me wonder why it was never shown on UK TV in the days when they used to
cater for people like me.
In the gambling dens of Monte Carlo Countess Jeanette pretends to be rich when she's poor and the guy who fancies her, Count Jack, pretends to be poor when he's rich so as to be her hairdresser. Later famous variations in Paramount films were with Chevalier as her (nothing but a) tailor unintentionally masquerading as a Baron in Love Me Tonight directed by Mamoulian and the fake Baron and Countess in the sublime Trouble In Paradise directed by Lubitsch. The story goes in a few unexpected directions but ultimately all's well that ends well this was the Golden Age of course. Out of the seven songs only Beyond The Blue Horizon and Always In All Ways were truly memorable, but all were listenable to and pleasant. Zazu Pitts was as sadly underused as Jeanette's maid as was Barbara Leonard as Mitzi's in One Hour With You and Jack Buchanan managed to keep it a dark secret why he was such a big star; the film only lost a little momentum at the opera but overall everything worked well. The sets and costumes were relentlessly beautiful in fact an extremely colourful black and white. Jeanette looked radiant with her gorgeous hair Roll Over Madonna!
A lovely little film and a window on 1930 it's not a classic but it was another building block for those to come from Paramount in the next few years.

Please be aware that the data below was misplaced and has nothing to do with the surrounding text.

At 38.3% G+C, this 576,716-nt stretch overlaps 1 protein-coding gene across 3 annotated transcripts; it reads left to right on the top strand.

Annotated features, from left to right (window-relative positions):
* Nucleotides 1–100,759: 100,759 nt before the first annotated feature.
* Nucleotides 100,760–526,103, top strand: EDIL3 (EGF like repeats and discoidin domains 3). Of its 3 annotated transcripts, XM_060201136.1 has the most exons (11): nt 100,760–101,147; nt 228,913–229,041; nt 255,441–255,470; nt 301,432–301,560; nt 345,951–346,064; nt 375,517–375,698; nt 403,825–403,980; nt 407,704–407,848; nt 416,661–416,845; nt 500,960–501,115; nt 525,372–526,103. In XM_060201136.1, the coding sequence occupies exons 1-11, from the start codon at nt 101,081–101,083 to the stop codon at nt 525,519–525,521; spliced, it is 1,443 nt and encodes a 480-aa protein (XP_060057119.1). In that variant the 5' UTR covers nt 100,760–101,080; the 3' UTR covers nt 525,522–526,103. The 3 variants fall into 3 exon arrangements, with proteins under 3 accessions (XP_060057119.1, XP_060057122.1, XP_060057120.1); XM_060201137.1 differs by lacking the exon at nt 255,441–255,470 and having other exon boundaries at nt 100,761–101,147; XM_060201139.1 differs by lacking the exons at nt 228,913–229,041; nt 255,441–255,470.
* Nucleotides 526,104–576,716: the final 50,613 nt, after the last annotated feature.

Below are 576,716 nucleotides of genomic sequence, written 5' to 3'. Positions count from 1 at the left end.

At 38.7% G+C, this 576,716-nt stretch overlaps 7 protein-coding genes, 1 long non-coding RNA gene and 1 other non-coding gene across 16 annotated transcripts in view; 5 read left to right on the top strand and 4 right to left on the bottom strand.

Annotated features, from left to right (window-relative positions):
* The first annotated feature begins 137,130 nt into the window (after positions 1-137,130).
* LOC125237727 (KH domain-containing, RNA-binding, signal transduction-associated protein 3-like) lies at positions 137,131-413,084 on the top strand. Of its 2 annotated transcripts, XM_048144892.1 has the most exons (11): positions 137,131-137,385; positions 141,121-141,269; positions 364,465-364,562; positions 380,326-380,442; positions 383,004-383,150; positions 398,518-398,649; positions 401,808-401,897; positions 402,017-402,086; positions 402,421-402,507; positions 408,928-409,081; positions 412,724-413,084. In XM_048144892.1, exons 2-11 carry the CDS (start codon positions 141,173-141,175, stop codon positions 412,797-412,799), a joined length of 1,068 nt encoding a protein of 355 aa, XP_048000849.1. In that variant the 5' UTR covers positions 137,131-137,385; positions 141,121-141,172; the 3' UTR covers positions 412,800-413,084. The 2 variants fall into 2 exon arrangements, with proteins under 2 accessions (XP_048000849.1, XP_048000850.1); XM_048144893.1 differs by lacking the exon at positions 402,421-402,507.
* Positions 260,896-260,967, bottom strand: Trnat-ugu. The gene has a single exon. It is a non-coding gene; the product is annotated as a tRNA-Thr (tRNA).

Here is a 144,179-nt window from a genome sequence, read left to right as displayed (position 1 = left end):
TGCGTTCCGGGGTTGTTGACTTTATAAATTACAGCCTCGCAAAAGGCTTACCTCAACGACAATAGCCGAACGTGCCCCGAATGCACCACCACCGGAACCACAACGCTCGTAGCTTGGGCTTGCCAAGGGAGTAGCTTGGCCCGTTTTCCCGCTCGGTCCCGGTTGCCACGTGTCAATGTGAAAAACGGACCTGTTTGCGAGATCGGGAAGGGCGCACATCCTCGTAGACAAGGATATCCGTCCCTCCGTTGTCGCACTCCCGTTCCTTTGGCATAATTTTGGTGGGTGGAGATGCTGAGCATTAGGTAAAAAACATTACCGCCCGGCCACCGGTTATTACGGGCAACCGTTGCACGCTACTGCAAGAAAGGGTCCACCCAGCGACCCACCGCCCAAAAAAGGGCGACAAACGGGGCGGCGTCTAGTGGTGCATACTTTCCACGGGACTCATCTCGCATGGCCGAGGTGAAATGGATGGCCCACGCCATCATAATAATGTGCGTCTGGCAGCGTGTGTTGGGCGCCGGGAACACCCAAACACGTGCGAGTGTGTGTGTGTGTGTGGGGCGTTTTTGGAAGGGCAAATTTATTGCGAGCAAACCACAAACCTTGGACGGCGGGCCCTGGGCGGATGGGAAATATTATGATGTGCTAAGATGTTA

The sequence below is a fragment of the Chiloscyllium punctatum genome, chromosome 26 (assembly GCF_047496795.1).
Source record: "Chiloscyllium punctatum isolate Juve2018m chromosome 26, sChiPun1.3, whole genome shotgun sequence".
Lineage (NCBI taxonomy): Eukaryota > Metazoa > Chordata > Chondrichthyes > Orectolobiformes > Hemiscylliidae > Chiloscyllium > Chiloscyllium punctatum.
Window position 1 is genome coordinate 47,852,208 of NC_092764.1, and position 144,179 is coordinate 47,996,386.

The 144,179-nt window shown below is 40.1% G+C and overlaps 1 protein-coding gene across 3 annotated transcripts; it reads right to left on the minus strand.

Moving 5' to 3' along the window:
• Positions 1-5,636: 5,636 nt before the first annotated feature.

Jeanette MacDonald is luminous, and, to my utter surprise, there is a real erotic charge between MacDonald and Jack Buchanan. Parts of the score may be a bit underwhelming, but "Beyond the Blue Horizon" is as terrific as advertised. Of course, at the root of it all is the peerless cinematic wit of Ernst Lubitsch. A marvelous trifle with a real depth of feeling.
*** This review may contain spoilers ***
I seem to be spending time with films like this. If you take away the
story (excepting the last five minutes) the characters, the dialog and
the songs, this is a very fine movie. It has such deft technique that
it can support a tone of light humor regardless of the main attraction.
This fellow was a master. Too bad he only made useless movies.
There is what I call a narrative fold. The story is that a nobleman disguises himself as a servant to get close to a penniless noblewoman. They fall in love. He is shunned because he is a commoner or perhaps because he has no money, it isn't clear. As all simple love stories do, this one must end with discovery and happiness. It occurs when the two at an opera where: guess what? The story is the same.
In that last few minutes, the songs and words on the stage of the opera overlap with those on the stage of the movie. Its nice.
The craft is enough for this.
Ted's Evaluation -- 2 of 3: Has some interesting elements.
*** This review may contain spoilers ***